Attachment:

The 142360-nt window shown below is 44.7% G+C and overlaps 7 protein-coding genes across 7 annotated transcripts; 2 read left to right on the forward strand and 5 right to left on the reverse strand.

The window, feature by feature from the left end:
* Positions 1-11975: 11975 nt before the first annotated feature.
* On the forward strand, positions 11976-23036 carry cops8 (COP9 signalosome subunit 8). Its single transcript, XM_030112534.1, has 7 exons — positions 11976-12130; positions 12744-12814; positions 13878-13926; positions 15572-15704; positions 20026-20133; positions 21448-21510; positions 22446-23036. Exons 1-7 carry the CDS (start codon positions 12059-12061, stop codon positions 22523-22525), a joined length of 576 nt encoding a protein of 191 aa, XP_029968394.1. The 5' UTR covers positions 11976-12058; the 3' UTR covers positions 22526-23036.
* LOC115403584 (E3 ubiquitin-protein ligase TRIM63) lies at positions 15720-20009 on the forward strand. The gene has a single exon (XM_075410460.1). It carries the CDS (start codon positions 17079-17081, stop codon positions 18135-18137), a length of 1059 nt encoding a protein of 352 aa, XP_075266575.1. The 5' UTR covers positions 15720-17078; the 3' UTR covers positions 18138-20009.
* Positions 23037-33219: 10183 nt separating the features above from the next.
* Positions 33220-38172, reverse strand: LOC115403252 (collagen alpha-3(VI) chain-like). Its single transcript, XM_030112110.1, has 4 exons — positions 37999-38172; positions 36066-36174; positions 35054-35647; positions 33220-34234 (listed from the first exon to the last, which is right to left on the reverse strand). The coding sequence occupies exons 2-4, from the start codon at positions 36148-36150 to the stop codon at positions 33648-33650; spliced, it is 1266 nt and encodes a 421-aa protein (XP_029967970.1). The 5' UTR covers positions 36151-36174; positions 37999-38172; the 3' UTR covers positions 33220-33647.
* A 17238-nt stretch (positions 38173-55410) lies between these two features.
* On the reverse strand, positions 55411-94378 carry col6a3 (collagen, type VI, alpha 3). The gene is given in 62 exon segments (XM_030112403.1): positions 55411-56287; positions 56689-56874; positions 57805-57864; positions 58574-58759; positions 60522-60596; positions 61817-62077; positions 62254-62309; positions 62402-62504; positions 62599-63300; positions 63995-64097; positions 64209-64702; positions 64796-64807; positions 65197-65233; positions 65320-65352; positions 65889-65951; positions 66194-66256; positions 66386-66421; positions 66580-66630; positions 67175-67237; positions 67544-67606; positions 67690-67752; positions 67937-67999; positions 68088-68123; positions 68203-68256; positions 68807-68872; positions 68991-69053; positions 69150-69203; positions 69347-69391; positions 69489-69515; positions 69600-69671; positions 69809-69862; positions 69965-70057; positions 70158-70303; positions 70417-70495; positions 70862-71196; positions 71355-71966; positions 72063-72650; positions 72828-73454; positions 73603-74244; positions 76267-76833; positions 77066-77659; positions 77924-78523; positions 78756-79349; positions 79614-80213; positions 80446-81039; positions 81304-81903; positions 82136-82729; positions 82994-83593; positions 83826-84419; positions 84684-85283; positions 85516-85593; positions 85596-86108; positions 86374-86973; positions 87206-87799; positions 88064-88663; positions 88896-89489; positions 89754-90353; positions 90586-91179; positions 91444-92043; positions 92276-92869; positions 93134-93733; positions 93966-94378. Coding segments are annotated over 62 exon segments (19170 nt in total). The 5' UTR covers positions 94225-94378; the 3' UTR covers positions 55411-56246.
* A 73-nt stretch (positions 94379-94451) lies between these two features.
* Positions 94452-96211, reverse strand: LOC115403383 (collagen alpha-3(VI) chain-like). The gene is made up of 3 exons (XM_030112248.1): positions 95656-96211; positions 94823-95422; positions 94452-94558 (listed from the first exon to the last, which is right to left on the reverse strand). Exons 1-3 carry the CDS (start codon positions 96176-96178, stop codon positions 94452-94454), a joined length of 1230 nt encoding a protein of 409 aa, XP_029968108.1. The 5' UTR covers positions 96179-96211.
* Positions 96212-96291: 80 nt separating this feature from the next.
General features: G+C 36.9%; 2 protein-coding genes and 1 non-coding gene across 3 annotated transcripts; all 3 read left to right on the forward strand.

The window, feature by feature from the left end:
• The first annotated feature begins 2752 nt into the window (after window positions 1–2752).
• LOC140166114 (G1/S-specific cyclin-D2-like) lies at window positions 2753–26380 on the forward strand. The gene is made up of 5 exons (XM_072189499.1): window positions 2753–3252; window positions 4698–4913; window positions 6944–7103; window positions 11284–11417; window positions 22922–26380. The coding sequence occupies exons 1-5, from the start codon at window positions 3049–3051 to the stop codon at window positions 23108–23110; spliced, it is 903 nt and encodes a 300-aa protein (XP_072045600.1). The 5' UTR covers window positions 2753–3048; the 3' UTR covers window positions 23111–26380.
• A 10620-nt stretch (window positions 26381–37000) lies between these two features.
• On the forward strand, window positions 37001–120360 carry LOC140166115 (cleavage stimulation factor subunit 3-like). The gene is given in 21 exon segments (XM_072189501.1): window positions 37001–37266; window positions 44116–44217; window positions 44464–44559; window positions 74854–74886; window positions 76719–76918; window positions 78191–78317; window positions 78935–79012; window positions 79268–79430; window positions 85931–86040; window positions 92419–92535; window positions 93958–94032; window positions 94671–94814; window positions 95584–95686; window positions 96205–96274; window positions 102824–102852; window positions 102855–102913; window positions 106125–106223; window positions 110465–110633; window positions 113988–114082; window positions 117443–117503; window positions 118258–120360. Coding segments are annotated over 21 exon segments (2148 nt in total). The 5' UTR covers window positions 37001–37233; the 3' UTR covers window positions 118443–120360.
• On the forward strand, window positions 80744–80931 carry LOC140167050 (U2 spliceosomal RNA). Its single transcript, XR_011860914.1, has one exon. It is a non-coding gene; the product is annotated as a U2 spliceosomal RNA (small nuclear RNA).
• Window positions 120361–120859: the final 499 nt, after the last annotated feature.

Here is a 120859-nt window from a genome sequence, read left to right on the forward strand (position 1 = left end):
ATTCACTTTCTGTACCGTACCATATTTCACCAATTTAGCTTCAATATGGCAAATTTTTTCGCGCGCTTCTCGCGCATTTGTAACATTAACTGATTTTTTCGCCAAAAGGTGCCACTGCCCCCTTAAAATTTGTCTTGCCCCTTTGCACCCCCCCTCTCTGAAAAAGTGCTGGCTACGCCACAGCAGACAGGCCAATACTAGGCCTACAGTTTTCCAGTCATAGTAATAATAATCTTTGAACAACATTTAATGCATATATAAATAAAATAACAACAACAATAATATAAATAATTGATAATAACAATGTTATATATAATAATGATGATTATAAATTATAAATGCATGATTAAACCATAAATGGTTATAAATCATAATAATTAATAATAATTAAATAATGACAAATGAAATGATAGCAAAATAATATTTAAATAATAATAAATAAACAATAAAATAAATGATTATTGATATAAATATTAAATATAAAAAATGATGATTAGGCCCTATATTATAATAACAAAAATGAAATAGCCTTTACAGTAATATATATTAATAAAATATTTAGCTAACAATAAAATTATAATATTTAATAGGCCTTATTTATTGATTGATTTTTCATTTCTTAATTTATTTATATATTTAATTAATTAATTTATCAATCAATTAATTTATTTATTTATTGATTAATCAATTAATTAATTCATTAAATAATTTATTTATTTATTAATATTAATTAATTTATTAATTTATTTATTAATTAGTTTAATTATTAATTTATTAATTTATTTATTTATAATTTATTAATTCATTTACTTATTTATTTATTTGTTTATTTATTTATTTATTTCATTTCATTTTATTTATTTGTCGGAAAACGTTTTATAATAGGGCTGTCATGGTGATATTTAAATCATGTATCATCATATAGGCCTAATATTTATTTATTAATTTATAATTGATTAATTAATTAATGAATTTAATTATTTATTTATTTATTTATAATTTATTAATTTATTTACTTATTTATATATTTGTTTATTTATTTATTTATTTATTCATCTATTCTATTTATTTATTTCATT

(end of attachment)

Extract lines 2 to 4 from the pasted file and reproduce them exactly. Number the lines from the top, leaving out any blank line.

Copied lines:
The window, feature by feature from the left end:
* Positions 1-11975: 11975 nt before the first annotated feature.
* On the forward strand, positions 11976-23036 carry cops8 (COP9 signalosome subunit 8). Its single transcript, XM_030112534.1, has 7 exons — positions 11976-12130; positions 12744-12814; positions 13878-13926; positions 15572-15704; positions 20026-20133; positions 21448-21510; positions 22446-23036. Exons 1-7 carry the CDS (start codon positions 12059-12061, stop codon positions 22523-22525), a joined length of 576 nt encoding a protein of 191 aa, XP_029968394.1. The 5' UTR covers positions 11976-12058; the 3' UTR covers positions 22526-23036.